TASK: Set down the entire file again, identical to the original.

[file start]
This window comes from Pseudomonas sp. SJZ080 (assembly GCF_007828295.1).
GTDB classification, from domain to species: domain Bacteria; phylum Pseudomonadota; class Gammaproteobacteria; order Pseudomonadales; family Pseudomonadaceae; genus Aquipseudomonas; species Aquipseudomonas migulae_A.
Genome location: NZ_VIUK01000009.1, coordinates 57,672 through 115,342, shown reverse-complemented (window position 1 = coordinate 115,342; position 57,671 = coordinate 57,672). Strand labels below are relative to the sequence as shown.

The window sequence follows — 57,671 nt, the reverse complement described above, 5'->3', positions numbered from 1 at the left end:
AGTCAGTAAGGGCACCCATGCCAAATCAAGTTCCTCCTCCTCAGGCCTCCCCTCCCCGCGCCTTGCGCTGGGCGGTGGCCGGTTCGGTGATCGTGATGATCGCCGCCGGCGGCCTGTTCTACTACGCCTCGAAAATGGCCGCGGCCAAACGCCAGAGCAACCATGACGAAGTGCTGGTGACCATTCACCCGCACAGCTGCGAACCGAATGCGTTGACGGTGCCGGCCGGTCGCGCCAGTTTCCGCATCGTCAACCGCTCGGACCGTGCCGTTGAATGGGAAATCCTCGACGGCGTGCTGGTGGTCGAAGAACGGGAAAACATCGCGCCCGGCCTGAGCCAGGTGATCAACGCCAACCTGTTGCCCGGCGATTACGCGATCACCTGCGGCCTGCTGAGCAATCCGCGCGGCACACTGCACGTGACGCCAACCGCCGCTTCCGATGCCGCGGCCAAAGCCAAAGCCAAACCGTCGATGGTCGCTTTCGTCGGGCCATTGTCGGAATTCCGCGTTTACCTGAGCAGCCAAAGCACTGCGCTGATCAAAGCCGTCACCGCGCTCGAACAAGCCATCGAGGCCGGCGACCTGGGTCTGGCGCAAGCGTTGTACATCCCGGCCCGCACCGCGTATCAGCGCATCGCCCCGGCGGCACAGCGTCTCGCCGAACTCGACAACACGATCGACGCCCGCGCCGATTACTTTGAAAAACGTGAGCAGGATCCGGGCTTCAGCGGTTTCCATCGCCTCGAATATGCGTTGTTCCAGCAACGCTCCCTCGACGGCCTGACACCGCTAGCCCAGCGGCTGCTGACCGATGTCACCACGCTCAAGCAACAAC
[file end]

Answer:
This window comes from Pseudomonas sp. SJZ080 (assembly GCF_007828295.1).
GTDB classification, from domain to species: domain Bacteria; phylum Pseudomonadota; class Gammaproteobacteria; order Pseudomonadales; family Pseudomonadaceae; genus Aquipseudomonas; species Aquipseudomonas migulae_A.
Genome location: NZ_VIUK01000009.1, coordinates 57,672 through 115,342, shown reverse-complemented (window position 1 = coordinate 115,342; position 57,671 = coordinate 57,672). Strand labels below are relative to the sequence as shown.

The window sequence follows — 57,671 nt, the reverse complement described above, 5'->3', positions numbered from 1 at the left end:
AGTCAGTAAGGGCACCCATGCCAAATCAAGTTCCTCCTCCTCAGGCCTCCCCTCCCCGCGCCTTGCGCTGGGCGGTGGCCGGTTCGGTGATCGTGATGATCGCCGCCGGCGGCCTGTTCTACTACGCCTCGAAAATGGCCGCGGCCAAACGCCAGAGCAACCATGACGAAGTGCTGGTGACCATTCACCCGCACAGCTGCGAACCGAATGCGTTGACGGTGCCGGCCGGTCGCGCCAGTTTCCGCATCGTCAACCGCTCGGACCGTGCCGTTGAATGGGAAATCCTCGACGGCGTGCTGGTGGTCGAAGAACGGGAAAACATCGCGCCCGGCCTGAGCCAGGTGATCAACGCCAACCTGTTGCCCGGCGATTACGCGATCACCTGCGGCCTGCTGAGCAATCCGCGCGGCACACTGCACGTGACGCCAACCGCCGCTTCCGATGCCGCGGCCAAAGCCAAAGCCAAACCGTCGATGGTCGCTTTCGTCGGGCCATTGTCGGAATTCCGCGTTTACCTGAGCAGCCAAAGCACTGCGCTGATCAAAGCCGTCACCGCGCTCGAACAAGCCATCGAGGCCGGCGACCTGGGTCTGGCGCAAGCGTTGTACATCCCGGCCCGCACCGCGTATCAGCGCATCGCCCCGGCGGCACAGCGTCTCGCCGAACTCGACAACACGATCGACGCCCGCGCCGATTACTTTGAAAAACGTGAGCAGGATCCGGGCTTCAGCGGTTTCCATCGCCTCGAATATGCGTTGTTCCAGCAACGCTCCCTCGACGGCCTGACACCGCTAGCCCAGCGGCTGCTGACCGATGTCACCACGCTCAAGCAACAAC